One of the most pressing challenges to Myanmar is technological, as its communications industry is entirely nascent and far from the levels of digital penetration that we see in more developed societies. Economically, an integrated digital infrastructure lowers the cost of transfers, which is a critical component of the competitive position for an emerging economy.
Structural investments in communications and other sectors through FDI for large business enterprises, and nurturing the SMEs (small and medium enterprises) through microfinance and other investment and development programs are key for jumpstarting the potential of Myanmar.
The economy of Myanmar is strongly driven by small and medium enterprises, which account for 90% of private enterprises in the country. Foreign direct investment in Myanmar has mainly existed in the form of extremely large investments, as the minimum investment for a joint venture startup company in Myanmar was initially $5 million until September of 2012, when Burmese parliament approved a new FDI law that lowered this requirement. This new amendment to the law combined with legal restrictions being lifted has resulted in a larger inflow of investments that can be now successfully diversified across much wider business portfolios. Based on the new changes to the legal environment as well as the obvious strong presence of SME’s in Myanmar, investors’ perception of the potential for development in Myanmar, catalyzed by small businesses, should not be overlooked.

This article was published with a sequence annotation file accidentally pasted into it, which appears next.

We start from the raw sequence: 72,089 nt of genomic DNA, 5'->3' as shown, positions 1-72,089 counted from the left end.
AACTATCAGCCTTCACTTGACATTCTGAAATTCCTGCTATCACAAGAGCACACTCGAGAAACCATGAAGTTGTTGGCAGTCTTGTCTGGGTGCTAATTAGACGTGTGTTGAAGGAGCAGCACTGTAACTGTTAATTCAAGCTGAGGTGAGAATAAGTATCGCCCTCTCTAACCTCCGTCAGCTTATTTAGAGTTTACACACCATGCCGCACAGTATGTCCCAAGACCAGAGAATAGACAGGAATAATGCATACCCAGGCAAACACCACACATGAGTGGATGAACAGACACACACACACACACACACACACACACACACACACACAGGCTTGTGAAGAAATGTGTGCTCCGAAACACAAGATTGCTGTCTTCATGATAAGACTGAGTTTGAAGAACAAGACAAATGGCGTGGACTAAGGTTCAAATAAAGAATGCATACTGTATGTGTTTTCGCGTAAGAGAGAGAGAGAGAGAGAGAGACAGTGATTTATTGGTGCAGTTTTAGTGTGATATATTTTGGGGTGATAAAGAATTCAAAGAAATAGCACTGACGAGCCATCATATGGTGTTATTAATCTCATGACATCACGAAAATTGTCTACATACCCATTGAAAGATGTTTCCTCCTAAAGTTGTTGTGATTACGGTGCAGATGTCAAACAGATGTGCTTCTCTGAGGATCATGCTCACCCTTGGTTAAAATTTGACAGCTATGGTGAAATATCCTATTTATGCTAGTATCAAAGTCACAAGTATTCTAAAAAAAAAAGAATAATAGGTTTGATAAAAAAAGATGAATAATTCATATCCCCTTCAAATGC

Understanding Regulations. Understanding Culture.